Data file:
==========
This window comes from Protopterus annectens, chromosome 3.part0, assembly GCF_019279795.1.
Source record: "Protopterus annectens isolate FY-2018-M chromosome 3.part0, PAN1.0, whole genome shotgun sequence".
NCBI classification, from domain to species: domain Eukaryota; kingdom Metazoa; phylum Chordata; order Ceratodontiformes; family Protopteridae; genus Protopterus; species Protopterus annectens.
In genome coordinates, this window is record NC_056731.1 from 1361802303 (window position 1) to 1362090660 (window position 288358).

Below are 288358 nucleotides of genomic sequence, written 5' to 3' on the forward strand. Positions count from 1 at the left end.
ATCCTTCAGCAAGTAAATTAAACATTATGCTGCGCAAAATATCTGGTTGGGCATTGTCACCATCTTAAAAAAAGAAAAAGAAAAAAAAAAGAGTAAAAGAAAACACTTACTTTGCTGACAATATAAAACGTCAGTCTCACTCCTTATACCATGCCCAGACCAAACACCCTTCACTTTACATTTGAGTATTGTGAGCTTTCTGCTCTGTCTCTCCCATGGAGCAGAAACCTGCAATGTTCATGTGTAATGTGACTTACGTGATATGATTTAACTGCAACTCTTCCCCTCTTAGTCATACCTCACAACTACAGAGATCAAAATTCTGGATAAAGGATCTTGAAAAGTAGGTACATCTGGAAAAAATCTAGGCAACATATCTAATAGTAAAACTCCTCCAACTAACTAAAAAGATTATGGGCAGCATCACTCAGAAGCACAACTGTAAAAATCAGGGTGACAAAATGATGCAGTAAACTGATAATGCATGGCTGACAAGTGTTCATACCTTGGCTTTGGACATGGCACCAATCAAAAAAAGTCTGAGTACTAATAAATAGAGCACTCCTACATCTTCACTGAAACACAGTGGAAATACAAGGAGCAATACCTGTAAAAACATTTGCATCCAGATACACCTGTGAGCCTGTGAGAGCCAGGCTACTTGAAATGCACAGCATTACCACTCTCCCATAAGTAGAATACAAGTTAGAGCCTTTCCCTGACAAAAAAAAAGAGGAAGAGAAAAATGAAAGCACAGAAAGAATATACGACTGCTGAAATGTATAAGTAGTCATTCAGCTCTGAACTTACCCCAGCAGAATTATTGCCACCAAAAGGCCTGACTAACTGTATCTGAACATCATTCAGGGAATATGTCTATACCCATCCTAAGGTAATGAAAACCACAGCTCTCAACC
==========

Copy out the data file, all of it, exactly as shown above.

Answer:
This window comes from Protopterus annectens, chromosome 3.part0, assembly GCF_019279795.1.
Source record: "Protopterus annectens isolate FY-2018-M chromosome 3.part0, PAN1.0, whole genome shotgun sequence".
NCBI classification, from domain to species: domain Eukaryota; kingdom Metazoa; phylum Chordata; order Ceratodontiformes; family Protopteridae; genus Protopterus; species Protopterus annectens.
In genome coordinates, this window is record NC_056731.1 from 1361802303 (window position 1) to 1362090660 (window position 288358).

Below are 288358 nucleotides of genomic sequence, written 5' to 3' on the forward strand. Positions count from 1 at the left end.
ATCCTTCAGCAAGTAAATTAAACATTATGCTGCGCAAAATATCTGGTTGGGCATTGTCACCATCTTAAAAAAAGAAAAAGAAAAAAAAAAGAGTAAAAGAAAACACTTACTTTGCTGACAATATAAAACGTCAGTCTCACTCCTTATACCATGCCCAGACCAAACACCCTTCACTTTACATTTGAGTATTGTGAGCTTTCTGCTCTGTCTCTCCCATGGAGCAGAAACCTGCAATGTTCATGTGTAATGTGACTTACGTGATATGATTTAACTGCAACTCTTCCCCTCTTAGTCATACCTCACAACTACAGAGATCAAAATTCTGGATAAAGGATCTTGAAAAGTAGGTACATCTGGAAAAAATCTAGGCAACATATCTAATAGTAAAACTCCTCCAACTAACTAAAAAGATTATGGGCAGCATCACTCAGAAGCACAACTGTAAAAATCAGGGTGACAAAATGATGCAGTAAACTGATAATGCATGGCTGACAAGTGTTCATACCTTGGCTTTGGACATGGCACCAATCAAAAAAAGTCTGAGTACTAATAAATAGAGCACTCCTACATCTTCACTGAAACACAGTGGAAATACAAGGAGCAATACCTGTAAAAACATTTGCATCCAGATACACCTGTGAGCCTGTGAGAGCCAGGCTACTTGAAATGCACAGCATTACCACTCTCCCATAAGTAGAATACAAGTTAGAGCCTTTCCCTGACAAAAAAAAAGAGGAAGAGAAAAATGAAAGCACAGAAAGAATATACGACTGCTGAAATGTATAAGTAGTCATTCAGCTCTGAACTTACCCCAGCAGAATTATTGCCACCAAAAGGCCTGACTAACTGTATCTGAACATCATTCAGGGAATATGTCTATACCCATCCTAAGGTAATGAAAACCACAGCTCTCAACC